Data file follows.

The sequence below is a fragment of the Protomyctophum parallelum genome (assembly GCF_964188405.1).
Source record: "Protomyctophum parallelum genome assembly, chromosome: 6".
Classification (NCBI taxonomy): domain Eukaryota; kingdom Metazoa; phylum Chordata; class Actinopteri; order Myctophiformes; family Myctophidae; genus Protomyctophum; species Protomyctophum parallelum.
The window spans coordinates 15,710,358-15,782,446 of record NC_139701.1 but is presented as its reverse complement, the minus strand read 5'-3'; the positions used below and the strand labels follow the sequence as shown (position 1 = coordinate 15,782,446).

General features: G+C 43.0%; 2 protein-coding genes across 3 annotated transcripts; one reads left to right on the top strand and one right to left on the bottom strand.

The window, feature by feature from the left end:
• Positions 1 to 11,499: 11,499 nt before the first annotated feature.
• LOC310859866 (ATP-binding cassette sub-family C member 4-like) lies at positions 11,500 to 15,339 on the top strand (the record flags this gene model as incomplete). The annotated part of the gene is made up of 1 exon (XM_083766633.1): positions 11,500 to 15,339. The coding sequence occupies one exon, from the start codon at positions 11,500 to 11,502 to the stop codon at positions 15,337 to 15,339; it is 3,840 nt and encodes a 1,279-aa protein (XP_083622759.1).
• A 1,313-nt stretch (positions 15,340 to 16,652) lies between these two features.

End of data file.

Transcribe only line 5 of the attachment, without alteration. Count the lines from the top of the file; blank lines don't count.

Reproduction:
General features: G+C 43.0%; 2 protein-coding genes across 3 annotated transcripts; one reads left to right on the top strand and one right to left on the bottom strand.